Being something of a Luddite, Sedaris—who does not drive, own a cell phone or have an e-mail account—relies on the postal service for most communication. E-mails, he says, are “always somebody wanting something, and that’s a pain in the ass.” It was only last November that he learned how to access the Internet, and until about 2000, he wrote on a typewriter.
Since going online, Sedaris has surfed the Web a bit (“I turned on that YouTube”) and discovered blogs, the uncensored, sometimes soul-baring nature of which he finds a bit “shameless.” It’s a surprising reaction from a man who has recounted tales of his grandmother’s flatulence and his brother’s success teaching his dog to eat poop, but Sedaris insists he’s quite selective about what he shares with the world. “I’ve been keeping a journal for 30 years, but I’ve never given it to anybody. I read aloud from it sometimes but not higgledy-piggledy. I choose sections I think might be entertaining and I rewrite them, again and again. But I cannot imagine putting my diary on the computer for everyone to read. I would die if anyone got their hands on it.”
One subject Sedaris hasn’t yet written much about is his success overcoming addiction. He gave up drugs and alcohol more than nine years ago. Prior to that, on a typical night he would down five beers and two scotches, then light a joint. “I can whine about it in my diary, but there’s only so much that people can listen to,” he says. “There are some really good alcoholic stories out there—people who set their children on fire. That’s what people want to hear.”
According to Sedaris, his own experience getting sober was far less dramatic. He never hit rock bottom, he insists, but just made up his mind one day to quit drinking. He claims it was the need “to pee every five minutes” from all the liquids that made him want to stop. “So I drank on a Tuesday night, and on Wednesday, I didn’t,” he says. “Today I don’t even think about alcohol, but I still love buying booze and pouring for other people.”
A year ago, Sedaris conquered another addiction: cigarettes. This he has chosen to write about at length in “The Smoking Section,” the longest story in the new book. Because he always smoked when he wrote, he feared that quitting would result in writer’s block. His solution was to go somewhere where all ingrained habits and routines would be shaken. “I had my last cigarette, and then Hugh and I flew to Tokyo,” he says. “The world was turned upside down, so it made perfect sense that I couldn’t smoke. I mean, I’m in my own home and I am not allowed to wear shoes?”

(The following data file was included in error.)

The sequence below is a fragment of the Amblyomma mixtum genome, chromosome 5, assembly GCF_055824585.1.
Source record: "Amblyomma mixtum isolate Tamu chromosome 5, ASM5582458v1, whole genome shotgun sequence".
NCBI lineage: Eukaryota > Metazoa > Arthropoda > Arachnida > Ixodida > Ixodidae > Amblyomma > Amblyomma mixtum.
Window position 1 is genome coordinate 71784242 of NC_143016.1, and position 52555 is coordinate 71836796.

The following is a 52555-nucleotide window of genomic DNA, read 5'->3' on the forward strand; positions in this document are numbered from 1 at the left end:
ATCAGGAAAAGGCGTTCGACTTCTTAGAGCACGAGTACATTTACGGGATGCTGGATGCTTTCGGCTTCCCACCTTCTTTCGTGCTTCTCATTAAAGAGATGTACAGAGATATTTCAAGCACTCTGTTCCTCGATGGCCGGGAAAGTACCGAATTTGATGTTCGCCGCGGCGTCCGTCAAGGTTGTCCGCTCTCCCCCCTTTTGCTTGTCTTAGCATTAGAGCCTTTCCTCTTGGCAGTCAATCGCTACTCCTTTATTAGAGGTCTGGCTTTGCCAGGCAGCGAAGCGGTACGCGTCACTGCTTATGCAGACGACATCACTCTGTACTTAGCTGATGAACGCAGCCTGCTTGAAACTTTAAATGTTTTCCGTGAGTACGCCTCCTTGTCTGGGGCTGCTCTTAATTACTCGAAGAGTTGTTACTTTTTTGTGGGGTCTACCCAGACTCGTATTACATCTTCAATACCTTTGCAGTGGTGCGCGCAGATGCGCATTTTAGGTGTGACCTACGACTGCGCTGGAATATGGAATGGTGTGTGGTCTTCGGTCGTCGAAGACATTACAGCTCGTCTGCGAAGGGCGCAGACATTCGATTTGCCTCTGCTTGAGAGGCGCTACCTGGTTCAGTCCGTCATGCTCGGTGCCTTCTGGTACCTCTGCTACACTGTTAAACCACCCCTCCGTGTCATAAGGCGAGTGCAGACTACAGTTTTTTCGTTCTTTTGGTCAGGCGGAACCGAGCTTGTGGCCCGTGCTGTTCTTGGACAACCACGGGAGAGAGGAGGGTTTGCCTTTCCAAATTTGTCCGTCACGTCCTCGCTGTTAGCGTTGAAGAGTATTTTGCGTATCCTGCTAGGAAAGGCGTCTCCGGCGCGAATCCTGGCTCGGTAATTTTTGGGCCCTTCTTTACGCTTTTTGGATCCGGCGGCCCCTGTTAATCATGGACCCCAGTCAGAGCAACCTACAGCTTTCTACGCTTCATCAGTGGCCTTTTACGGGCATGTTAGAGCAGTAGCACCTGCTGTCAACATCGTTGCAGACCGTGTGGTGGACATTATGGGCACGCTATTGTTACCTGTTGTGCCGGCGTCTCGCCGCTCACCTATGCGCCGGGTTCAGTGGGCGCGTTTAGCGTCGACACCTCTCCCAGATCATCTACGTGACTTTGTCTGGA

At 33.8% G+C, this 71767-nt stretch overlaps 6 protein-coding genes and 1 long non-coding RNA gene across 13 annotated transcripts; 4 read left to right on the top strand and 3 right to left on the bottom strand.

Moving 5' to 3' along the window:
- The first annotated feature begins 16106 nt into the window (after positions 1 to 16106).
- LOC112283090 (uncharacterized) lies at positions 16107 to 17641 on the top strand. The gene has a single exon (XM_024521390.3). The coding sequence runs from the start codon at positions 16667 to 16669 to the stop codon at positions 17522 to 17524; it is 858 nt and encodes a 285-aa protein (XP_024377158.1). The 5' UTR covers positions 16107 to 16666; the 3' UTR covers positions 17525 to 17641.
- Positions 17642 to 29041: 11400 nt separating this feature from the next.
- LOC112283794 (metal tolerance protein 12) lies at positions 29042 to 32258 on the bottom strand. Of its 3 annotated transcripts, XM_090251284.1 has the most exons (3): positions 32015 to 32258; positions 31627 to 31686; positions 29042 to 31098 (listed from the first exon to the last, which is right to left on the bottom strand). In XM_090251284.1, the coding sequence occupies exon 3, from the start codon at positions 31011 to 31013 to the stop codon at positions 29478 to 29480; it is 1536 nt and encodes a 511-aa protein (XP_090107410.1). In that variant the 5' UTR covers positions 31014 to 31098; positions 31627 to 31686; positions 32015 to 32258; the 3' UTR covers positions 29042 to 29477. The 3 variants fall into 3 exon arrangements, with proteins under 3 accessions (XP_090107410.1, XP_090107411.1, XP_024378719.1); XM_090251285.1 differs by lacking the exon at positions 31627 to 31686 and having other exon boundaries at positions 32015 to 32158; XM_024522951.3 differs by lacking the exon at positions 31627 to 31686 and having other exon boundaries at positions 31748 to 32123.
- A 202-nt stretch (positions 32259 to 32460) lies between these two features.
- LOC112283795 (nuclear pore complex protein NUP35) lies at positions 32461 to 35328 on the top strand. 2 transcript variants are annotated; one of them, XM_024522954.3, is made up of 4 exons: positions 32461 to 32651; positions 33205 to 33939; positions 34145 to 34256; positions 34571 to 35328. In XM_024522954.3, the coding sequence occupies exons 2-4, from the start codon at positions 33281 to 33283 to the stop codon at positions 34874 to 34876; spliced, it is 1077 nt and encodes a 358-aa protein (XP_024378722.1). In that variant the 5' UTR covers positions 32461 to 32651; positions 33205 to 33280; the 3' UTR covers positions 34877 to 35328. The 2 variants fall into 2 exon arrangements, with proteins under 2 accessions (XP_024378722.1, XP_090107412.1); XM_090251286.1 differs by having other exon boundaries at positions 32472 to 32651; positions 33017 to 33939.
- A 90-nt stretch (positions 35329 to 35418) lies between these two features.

It was in Japan, where the couple remained for three months, that Sedaris stumbled upon the title for his book. In a hotel room in Hiroshima, he found a safety booklet titled “Best Knowledge of Disaster Damage Prevention and Favors to Ask of You,” in which one subheading read when you are engulfed in flames.
Like all great Sedaris stories, “The Smoking Section” ricochets between present and past, with flashbacks to Sedaris’s childhood in North Carolina. Growing up in tobacco country, his fourth-grade class toured a cigarette factory and were given packs to take home to their parents. When, at age 20, he took up the habit, smoking served as a sort of bonding agent with his acerbic, chain-smoking mother, Sharon, who often put cartons in his Christmas stockings and Easter baskets. She died of lung cancer in 1991.
Though Sedaris has always written matter-of-factly about being gay, he never wrote a big coming-out story (“Everyone’s got their coming-out story,” he says. “That doesn’t mean it’s any good”), perhaps because he never had a “TV-movie-of-the-week moment” of telling his family. Instead, he simply referred casually to a “guy I’m seeing,” at which his parents did a double take and then dropped it. “We’re not very direct people,” he explains. “My dad, he’s a product of his generation. For him to have become as accepting as he has is really something. For me to expect more would be greedy.”
Shortly after this discussion, the door opens and in comes Hamrick. Born in Kentucky, he has boyish all-American looks, though he grew up in Congo, Somalia and other countries where his father worked for the State Department. A frequent theme in Sedaris’s writing is Hamrick’s handiness: He’s up chopping wood at dawn, for example, while Sedaris slumbers till noon. And true to form, Hamrick proceeds to whip up a delicious dinner of roast chicken and vegetables while Sedaris uncorks a Bordeaux—from which he, of course, abstains.
Amazingly, living with a memoirist has not made Hamrick self-conscious. “David cuts me out sometimes. He’ll say I am not ‘intrinsic’ to the story,” says the painter with a grin. “And he rarely writes about the stuff I think he’s going to. He writes about things I didn’t give a second thought to.” To which Sedaris says he always has the same reply: “Why would I not write about that? That’s gold.”